Using a reverse mortgage to purchase a home is gaining in popularity. Seniors who may need to move due to changes in the economy or their lifestyle can use a reverse mortgage to purchase a new home.
Should You Use a Reverse Mortgage to Purchase a New Home?
Seniors are now able to use a reverse mortgage loan to purchase a new home. This was not always the case. The option to purchase with a reverse mortgage loan began just this year, January 1, 2009. The "HECM for Purchase Program" is a government response associated with the down turn in the US economy.
This new "HECM for Purchase Program" serves two related purposes. First it allows seniors a chance to relocate if circumstances require them to move. Second, it stimulates the purchase market and helps to absorb the excess inventory of homes.
Usual Reverse Mortgage Guidelines Apply
- The youngest borrower must be at least 62 years old.
- Property must be occupied as a primary residence.
- There are no income or credit requirements to qualify.
- Acceptable property types include: 1-4 units, condominiums, fully completed new construction, land contracts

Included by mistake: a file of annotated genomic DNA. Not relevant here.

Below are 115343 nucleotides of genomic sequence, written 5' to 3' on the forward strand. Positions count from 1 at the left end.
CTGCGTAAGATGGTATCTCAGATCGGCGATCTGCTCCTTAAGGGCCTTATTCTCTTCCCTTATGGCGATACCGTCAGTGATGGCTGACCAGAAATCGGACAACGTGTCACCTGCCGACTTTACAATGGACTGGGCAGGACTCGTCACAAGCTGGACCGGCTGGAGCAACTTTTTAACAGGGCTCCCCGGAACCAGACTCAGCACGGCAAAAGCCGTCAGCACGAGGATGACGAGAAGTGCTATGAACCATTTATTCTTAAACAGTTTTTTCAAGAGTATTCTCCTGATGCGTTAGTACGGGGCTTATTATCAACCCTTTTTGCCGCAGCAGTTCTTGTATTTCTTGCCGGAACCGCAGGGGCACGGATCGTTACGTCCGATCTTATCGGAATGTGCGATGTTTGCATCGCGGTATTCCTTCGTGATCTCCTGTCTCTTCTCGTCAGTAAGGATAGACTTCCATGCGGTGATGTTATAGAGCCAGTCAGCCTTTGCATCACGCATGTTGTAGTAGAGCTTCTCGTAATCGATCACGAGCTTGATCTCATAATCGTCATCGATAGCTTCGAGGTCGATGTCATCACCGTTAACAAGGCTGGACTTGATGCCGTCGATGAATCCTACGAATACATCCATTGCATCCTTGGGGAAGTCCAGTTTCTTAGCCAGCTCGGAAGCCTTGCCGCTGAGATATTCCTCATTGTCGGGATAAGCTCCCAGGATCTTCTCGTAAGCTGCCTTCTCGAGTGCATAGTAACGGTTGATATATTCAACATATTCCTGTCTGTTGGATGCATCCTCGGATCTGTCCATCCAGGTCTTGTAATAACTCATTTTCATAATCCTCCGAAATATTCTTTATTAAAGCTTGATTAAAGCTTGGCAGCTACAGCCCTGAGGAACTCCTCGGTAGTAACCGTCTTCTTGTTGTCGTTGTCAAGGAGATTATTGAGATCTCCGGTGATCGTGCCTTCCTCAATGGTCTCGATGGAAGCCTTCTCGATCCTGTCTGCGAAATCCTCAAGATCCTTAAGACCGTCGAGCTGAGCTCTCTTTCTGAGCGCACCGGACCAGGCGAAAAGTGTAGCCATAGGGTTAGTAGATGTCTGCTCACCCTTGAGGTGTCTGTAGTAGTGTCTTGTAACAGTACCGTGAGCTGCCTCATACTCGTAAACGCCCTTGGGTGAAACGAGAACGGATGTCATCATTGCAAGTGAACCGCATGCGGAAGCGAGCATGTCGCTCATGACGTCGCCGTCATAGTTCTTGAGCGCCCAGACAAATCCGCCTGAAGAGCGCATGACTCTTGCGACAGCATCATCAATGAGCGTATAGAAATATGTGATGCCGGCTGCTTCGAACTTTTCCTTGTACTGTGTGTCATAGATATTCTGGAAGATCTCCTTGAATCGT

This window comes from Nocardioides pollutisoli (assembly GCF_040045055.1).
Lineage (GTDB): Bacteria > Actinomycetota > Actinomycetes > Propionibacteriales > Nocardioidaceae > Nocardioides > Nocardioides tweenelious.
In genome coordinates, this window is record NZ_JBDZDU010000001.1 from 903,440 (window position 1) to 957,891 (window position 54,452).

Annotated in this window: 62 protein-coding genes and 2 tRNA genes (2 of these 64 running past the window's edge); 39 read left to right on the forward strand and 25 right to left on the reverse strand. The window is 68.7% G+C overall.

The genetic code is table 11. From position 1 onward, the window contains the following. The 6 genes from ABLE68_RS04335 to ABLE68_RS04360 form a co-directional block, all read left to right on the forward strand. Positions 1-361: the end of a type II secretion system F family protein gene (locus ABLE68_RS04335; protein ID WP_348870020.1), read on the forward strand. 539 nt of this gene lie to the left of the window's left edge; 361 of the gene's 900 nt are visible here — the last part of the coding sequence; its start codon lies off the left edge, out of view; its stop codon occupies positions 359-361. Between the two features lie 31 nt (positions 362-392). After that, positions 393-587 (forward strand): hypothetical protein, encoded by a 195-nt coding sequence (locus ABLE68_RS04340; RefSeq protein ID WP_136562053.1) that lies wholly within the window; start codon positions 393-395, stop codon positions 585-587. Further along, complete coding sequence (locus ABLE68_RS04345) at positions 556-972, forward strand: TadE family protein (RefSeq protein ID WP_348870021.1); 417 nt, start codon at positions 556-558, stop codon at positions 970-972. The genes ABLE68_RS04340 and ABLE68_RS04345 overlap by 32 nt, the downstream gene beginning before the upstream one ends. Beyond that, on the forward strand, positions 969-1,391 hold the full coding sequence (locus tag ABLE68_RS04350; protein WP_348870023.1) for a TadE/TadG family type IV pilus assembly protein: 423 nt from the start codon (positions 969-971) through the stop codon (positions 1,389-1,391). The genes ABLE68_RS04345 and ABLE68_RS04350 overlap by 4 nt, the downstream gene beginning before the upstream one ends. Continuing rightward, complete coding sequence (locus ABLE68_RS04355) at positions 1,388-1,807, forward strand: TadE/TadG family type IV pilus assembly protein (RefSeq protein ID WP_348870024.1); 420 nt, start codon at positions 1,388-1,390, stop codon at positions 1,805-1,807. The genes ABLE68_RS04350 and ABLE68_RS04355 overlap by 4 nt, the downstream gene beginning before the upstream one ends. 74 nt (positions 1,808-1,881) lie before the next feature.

- Ineligible properties include: cooperatives, boarding houses, older or non-compliant manufactured homes
Guidelines Specific To a Purchase Reverse Mortgage
- Any cash the homeowner brings to the transaction must be seasoned at least 60 days. That means newly found money such as an inheritance or other windfall must be on deposit at a bank for at least two months.
- No gift funds are allowed.
- If proceeds from the sale of a property are used for a down payment, the borrower must provide the reverse mortgage lender with the HUD-1 closing statement.
Example: Use A Reverse Mortgage To Purchase A New Home
Marvin Schmidt is 70 and rents in New York. He has saved $250,000. The home Marvin wants to buy is going to cost $250,000 but he doesn't want to put everything he has saved into the new home. Marvin decides to take out an HECM for Purchase. At his age, he can borrow approximately $150,000 on a $250,000 home. Taking the $150,000 from the HECM for Purchase and $100,000 from his savings, Marvin is able to buy the home. He now owns his $250,000 home, has kept $150,000 of his savings, and has no mortgage payments.
Renee Morgan has been a loan officer for over eighteen years. She is also a freelance writer and guest expert for radio and TV.